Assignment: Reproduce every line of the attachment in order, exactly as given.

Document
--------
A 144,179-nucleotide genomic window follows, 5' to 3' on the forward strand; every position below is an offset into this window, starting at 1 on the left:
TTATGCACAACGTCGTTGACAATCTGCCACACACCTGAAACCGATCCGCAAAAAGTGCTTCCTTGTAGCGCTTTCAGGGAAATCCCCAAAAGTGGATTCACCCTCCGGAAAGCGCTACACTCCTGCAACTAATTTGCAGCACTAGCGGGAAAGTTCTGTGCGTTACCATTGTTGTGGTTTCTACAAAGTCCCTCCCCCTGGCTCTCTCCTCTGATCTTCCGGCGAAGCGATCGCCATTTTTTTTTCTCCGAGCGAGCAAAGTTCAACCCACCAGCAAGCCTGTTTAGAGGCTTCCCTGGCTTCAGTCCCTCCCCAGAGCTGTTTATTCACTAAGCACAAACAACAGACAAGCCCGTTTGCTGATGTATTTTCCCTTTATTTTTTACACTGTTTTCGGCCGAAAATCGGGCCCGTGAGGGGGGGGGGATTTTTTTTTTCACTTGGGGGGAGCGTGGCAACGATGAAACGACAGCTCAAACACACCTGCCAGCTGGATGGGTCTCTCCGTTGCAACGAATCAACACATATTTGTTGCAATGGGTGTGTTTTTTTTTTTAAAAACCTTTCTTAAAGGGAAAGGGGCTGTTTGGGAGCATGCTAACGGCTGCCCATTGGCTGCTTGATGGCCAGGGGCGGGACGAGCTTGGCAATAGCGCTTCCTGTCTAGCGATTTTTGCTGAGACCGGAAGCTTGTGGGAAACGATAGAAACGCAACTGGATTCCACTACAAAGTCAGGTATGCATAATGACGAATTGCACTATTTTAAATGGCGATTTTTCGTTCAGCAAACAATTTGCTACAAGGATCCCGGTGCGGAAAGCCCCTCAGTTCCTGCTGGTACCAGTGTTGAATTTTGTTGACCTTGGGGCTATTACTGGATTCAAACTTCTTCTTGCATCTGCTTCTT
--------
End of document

A 144,179-nucleotide genomic window follows, 5' to 3' on the forward strand; every position below is an offset into this window, starting at 1 on the left:
TTATGCACAACGTCGTTGACAATCTGCCACACACCTGAAACCGATCCGCAAAAAGTGCTTCCTTGTAGCGCTTTCAGGGAAATCCCCAAAAGTGGATTCACCCTCCGGAAAGCGCTACACTCCTGCAACTAATTTGCAGCACTAGCGGGAAAGTTCTGTGCGTTACCATTGTTGTGGTTTCTACAAAGTCCCTCCCCCTGGCTCTCTCCTCTGATCTTCCGGCGAAGCGATCGCCATTTTTTTTTCTCCGAGCGAGCAAAGTTCAACCCACCAGCAAGCCTGTTTAGAGGCTTCCCTGGCTTCAGTCCCTCCCCAGAGCTGTTTATTCACTAAGCACAAACAACAGACAAGCCCGTTTGCTGATGTATTTTCCCTTTATTTTTTACACTGTTTTCGGCCGAAAATCGGGCCCGTGAGGGGGGGGGGATTTTTTTTTTCACTTGGGGGGAGCGTGGCAACGATGAAACGACAGCTCAAACACACCTGCCAGCTGGATGGGTCTCTCCGTTGCAACGAATCAACACATATTTGTTGCAATGGGTGTGTTTTTTTTTTTAAAAACCTTTCTTAAAGGGAAAGGGGCTGTTTGGGAGCATGCTAACGGCTGCCCATTGGCTGCTTGATGGCCAGGGGCGGGACGAGCTTGGCAATAGCGCTTCCTGTCTAGCGATTTTTGCTGAGACCGGAAGCTTGTGGGAAACGATAGAAACGCAACTGGATTCCACTACAAAGTCAGGTATGCATAATGACGAATTGCACTATTTTAAATGGCGATTTTTCGTTCAGCAAACAATTTGCTACAAGGATCCCGGTGCGGAAAGCCCCTCAGTTCCTGCTGGTACCAGTGTTGAATTTTGTTGACCTTGGGGCTATTACTGGATTCAAACTTCTTCTTGCATCTGCTTCTT